Clinical Trial for Diabetes Drug that May Reverse Alzheimer's
An Alzheimer's Society UK funded research has found that a commonly used medication for diabetes, Liraglutide (marketed as Victosa) may to be effective in reversing some of the damage caused in the later stages of Alzheimer's. The drug, approved by the FDA (Food and Drug Administration) in January 2010, stimulates insulin production. It is at present used for people with type 2 diabetes.
This month Professor Christian Hölscher and his team at Lancaster University in the UK published their results in the journal Neuropharmacology. They found that when mice were given the drug they performed better in a object recognition test and their brains showed an amazing 30% reduction in the build up of toxic plaques.
Liraglutide has the ability to pass the through the blood-brain barrier . The blood-brain barrier is a layer of tightly packed cells that make up the walls of brain capillaries and prevents substances in the blood from diffusing freely into the brain. It acts as barrier and cells act as a filter for blood flowing to the central nervous system. The blood-brain barrier blocks certain drugs (but not liraglutide), chemical compounds and viruses from gaining access to the central nervous system from the bloodstream.
We really need a breakthrough in drug treatments for Alzheimer's disease. There is still no cure and the drugs we do have, such as the cholinesterase inhibitor medications Exelon, Namenda, Cognex, Razadyne and Aricept, only work for limited times. By using drugs that have already been approved, albeit in the treatment of a different disease, it may help reduce the time from clinical trial to the production of a new drug treatment. Liraglutide is going to be used in a major clinical trial in the UK to test its effectiveness for people with Alzheimer's disease.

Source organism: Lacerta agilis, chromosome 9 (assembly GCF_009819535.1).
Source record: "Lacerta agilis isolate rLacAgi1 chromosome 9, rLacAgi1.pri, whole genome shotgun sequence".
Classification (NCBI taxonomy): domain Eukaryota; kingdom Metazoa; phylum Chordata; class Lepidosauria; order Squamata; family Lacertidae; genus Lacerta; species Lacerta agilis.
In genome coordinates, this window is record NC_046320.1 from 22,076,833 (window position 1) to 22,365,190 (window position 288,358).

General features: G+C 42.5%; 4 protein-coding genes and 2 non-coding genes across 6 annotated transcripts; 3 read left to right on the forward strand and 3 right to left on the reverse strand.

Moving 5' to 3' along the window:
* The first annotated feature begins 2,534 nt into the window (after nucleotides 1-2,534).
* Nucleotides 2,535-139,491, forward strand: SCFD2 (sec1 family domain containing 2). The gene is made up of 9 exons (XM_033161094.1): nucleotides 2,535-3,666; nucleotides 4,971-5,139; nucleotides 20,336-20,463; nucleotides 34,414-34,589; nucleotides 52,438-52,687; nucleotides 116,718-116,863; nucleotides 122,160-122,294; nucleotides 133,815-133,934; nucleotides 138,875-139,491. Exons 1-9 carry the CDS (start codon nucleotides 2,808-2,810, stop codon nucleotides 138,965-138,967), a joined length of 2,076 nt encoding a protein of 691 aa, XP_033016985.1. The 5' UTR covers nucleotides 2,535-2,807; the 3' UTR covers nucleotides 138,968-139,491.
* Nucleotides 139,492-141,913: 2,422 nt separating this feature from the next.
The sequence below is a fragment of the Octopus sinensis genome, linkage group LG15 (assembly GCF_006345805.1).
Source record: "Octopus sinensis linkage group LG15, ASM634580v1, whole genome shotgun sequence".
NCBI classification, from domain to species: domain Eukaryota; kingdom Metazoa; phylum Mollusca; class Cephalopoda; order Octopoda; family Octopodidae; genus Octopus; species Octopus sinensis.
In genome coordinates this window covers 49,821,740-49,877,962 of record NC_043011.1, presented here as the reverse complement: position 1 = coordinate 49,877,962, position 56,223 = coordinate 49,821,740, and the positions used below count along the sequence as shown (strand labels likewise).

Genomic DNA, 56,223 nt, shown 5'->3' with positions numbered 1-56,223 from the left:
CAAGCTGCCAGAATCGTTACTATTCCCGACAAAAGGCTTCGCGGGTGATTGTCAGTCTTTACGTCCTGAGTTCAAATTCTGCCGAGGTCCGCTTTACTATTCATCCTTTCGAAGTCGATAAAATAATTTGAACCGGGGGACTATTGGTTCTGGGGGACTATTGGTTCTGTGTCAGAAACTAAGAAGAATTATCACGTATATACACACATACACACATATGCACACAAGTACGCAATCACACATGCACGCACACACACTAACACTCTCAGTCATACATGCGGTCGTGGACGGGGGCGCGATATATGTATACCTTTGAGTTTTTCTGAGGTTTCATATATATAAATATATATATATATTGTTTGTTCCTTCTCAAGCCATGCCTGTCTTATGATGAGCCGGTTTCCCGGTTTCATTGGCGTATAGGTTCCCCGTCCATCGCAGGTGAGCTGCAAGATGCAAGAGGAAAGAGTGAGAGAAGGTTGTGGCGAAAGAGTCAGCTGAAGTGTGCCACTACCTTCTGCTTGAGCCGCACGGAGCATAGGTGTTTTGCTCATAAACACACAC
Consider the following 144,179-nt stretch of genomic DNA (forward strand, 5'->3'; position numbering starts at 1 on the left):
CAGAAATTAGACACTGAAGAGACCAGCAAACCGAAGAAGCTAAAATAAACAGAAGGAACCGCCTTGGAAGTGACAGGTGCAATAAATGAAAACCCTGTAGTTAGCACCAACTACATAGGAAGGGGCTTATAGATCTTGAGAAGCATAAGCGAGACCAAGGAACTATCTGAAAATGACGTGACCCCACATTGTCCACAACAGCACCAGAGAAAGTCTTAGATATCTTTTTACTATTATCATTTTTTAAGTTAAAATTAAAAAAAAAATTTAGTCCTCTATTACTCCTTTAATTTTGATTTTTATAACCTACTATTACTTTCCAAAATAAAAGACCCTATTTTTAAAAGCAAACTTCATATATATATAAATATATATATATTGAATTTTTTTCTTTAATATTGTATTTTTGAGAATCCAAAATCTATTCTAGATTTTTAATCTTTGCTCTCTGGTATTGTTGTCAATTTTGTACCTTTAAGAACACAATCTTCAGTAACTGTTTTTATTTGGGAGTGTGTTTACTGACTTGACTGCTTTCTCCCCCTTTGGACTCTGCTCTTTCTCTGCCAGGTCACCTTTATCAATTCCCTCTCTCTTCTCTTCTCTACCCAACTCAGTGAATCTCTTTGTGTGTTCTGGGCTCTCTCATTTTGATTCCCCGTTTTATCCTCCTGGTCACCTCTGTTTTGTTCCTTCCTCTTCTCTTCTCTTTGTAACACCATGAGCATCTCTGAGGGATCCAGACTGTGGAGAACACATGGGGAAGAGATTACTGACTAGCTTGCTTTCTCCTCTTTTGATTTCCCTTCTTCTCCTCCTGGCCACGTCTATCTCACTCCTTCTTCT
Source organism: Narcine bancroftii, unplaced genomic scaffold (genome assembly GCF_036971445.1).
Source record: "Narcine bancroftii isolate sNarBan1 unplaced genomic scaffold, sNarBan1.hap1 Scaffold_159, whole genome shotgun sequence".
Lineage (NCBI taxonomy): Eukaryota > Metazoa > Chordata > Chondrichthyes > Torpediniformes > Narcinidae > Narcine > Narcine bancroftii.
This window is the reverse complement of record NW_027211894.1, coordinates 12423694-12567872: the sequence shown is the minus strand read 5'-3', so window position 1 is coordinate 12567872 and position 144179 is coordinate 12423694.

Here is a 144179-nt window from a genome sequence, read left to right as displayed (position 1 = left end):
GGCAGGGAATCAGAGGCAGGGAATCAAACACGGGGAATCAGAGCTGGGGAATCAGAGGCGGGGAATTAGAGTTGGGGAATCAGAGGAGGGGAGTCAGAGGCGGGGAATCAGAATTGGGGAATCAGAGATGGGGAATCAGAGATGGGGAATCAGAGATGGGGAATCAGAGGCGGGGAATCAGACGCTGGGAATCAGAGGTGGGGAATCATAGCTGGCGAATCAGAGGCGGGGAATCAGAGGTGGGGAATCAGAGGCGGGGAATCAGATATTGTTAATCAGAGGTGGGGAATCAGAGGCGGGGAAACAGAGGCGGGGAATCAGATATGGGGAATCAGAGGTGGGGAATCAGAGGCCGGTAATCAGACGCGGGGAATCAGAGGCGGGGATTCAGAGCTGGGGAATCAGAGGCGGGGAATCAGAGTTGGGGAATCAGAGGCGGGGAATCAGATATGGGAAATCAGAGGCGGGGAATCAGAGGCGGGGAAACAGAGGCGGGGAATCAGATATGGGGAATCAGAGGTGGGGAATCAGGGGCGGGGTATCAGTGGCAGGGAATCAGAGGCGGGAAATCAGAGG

We already know the drug has side effects and is not the first line of treatment for diabetes type 2 partly because of them. The FDA has issued a boxed warning of potential serious disease from the drug.
"Liraglutide causes thyroid C-cell tumors at clinically relevant exposures in rodents. It is unknown whether Victoza causes thyroid C-cell tumors, including medullary thyroid carcinoma (MTC), in humans, as human relevance could not be determined by clinical or nonclinical studies (5.1). Victoza is contraindicated in patients with a personal or family history of MTC or in patients with Multiple Endocrine Neoplasia syndrome" It is also a risk factor for acute pancreatitis.
Christian Holscher, 'Liraglutide can reverse memory impairment, synaptic loss and reduce plaque load in aged APP/PS1 mice, a model of Alzheimer's disease.' Published online in Neuropharmacology, Wednesday 11 September 2013